UN reform is a common sense proposition, says Jaishankar at Raisina Dialogue | Latest News India - Hindustan Times
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UN reform is a common sense proposition, says Jaishankar at Raisina Dialogue

Feb 22, 2024 06:20 PM IST

Jaishankar emphasised the need to revamp global bodies, saying they hadn’t found multilateral solutions to all the big issues in recent years.

Multilateralism will exist alongside national interests, external affairs minister S Jaishankar said on Thursday, pointing to India’s experience with the fallout of the decision to take the Kashmir dispute to the United Nations (UN) soon after independence.

External affairs minister S. Jaishankar speaks during the Raisina Dialogue 2024 in New Delhi (PTI VIA @raisinadialogue)
External affairs minister S. Jaishankar speaks during the Raisina Dialogue 2024 in New Delhi (PTI VIA @raisinadialogue)

Jaishankar made the remarks while participating in a session at the Raisina Dialogue, India’s flagship conference on geopolitics and geo-economics, that focused on the divide between the West and the Global South and the need to reform multilateral bodies such as the UN. He emphasised the need to revamp global bodies, saying they had been unable to find multilateral solutions to all the big issues in recent years.

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Responding to a question on whether countries could compromise on values but not on interests, Jaishankar said this wasn’t something new. “Look at our own example. Very literally in our first year of Independence, we put our trust in multilateralism and took the Kashmir aggression issue to the UN and others made it into an accession issue and they did it for geopolitical reasons,” he said.

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“It is not that we should be against multilateralism. Multilateralism is a kind of lowest common denominator and anything above that. It will exist side-by-side with national interests, with the calculations and competitions of countries,” he added.

Jaishankar was referring to Pakistan’s response to India’s decision to take the invasion of Kashmir by irregular Pakistani forces shortly after the country’s independence from British rule in 1947.

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On the issue of reforming the UN, Jaishankar said the world body was formed with about 50 members and its membership has now grown almost four-fold. “So, it’s a common sense proposition that you can’t continue the same way when you have four times the members,” he said.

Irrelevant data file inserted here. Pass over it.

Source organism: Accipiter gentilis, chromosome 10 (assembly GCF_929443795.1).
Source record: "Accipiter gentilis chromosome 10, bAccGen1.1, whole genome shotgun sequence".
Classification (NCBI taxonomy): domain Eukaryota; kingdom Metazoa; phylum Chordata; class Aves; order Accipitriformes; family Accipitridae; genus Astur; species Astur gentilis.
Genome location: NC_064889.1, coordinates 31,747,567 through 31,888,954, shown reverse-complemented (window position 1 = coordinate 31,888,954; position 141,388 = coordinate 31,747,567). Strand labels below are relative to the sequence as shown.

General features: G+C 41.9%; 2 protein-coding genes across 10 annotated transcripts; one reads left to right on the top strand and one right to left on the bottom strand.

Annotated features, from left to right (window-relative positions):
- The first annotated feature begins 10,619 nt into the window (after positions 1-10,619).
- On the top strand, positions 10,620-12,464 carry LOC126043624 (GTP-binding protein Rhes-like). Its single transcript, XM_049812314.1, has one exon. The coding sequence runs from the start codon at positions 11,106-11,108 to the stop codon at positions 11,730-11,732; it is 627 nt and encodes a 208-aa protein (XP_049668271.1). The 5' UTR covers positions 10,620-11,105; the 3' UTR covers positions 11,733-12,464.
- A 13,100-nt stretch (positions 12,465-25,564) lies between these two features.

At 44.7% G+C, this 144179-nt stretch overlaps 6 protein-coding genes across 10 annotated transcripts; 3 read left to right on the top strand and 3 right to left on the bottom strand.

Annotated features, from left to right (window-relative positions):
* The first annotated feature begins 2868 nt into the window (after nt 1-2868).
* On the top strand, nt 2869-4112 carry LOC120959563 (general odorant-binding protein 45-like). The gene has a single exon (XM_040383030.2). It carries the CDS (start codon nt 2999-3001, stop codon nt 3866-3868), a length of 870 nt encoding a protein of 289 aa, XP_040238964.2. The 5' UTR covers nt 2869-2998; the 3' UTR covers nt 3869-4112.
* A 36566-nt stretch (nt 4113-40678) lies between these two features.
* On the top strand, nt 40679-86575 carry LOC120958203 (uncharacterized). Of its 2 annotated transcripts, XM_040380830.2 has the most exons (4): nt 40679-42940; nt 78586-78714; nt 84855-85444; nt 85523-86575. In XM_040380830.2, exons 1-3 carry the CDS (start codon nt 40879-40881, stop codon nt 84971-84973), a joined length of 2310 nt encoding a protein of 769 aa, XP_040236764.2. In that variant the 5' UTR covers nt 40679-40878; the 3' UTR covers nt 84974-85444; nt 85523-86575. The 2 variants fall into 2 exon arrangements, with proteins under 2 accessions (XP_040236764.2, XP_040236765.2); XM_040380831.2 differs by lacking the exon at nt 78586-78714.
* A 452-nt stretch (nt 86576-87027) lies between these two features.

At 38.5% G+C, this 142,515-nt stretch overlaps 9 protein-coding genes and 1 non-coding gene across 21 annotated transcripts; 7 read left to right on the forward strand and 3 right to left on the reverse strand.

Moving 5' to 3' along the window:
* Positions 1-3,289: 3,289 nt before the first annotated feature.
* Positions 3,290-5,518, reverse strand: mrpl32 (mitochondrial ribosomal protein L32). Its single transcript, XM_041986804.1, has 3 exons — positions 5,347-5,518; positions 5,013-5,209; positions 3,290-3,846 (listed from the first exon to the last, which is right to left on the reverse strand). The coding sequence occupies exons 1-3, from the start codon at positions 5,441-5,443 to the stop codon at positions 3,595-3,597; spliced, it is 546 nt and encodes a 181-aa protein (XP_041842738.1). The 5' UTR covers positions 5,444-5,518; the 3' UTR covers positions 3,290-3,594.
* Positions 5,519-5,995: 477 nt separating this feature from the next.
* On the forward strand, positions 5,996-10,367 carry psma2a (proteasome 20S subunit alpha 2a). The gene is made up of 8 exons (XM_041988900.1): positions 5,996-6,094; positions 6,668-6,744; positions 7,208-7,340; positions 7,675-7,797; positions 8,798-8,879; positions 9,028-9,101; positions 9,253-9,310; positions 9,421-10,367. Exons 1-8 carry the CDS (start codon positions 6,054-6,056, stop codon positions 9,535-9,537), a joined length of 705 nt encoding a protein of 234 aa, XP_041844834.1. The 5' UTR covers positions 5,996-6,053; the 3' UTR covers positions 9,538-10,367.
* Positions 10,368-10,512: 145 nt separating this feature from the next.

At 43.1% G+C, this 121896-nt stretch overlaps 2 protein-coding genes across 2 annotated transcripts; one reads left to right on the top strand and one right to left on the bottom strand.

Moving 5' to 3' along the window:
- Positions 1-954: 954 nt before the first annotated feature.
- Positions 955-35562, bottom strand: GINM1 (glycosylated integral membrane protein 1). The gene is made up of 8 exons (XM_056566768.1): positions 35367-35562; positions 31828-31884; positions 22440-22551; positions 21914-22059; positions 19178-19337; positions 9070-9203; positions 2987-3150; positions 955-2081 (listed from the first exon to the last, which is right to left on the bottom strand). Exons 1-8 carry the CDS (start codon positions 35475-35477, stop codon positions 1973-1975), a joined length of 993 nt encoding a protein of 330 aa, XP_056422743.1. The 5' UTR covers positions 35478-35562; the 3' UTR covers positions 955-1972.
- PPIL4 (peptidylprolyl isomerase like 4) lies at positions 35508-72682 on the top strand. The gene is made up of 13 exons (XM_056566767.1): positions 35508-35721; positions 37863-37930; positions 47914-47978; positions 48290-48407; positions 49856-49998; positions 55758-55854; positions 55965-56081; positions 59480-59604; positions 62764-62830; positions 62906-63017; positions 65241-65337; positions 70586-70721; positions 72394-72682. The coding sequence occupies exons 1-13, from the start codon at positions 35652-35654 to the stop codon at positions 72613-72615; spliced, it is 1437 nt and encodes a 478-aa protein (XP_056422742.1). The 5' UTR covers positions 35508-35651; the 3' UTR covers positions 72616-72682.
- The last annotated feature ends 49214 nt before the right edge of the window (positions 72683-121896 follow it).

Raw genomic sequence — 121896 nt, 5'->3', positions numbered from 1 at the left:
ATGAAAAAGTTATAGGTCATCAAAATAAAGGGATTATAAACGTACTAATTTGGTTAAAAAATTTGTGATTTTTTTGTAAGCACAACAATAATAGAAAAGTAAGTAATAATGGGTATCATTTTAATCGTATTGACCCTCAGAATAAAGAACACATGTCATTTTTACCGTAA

“If you look at the last five years, all the big issues...we have not been able to find multilateral solutions. So, the results or lack of results demonstrates the case for reform,” he added.

Jaishankar contended there was a larger global rebalancing that is bigger than the UN, and this was also about how “rules have been gamed”. He said: “The fact is that the world trading rules have been gamed. We have a lot of our challenges today that also emanate from how countries have used that for their benefit at the expense of the international system.”

He also pointed to the crucial role of the five permanent members of the UN Security Council – China, Russia, France, Britain and the US – in the process of reforming the world body. “If you are going to ask five countries, saying would you mind changing the rules, that you would have less power, guess what the answer is going to be. If they are wise, the answer would be something else.”

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In an apparent reference to China, he added, “If you take UN Security Council reform, the biggest opposer is not a Western country.”

In response to another question on the impact of India’s historic ties with Russia on contemporary geopolitics, Jaishankar said competition in international relations is a reality.

“It will be everybody’s endeavour to find a middle ground. The reality in many cases is we won’t find a middle ground. We will find some common ground. But the idea that everybody would agree on the most important issues of the day is a bit of a fantasy. The fact is competition is for real,” he told the session that also featured Anwar bin Mohammed Gargash, advisor to the president of the United Arab Emirates (UAE) and Dutch foreign minister Hanke Bruins Slot.

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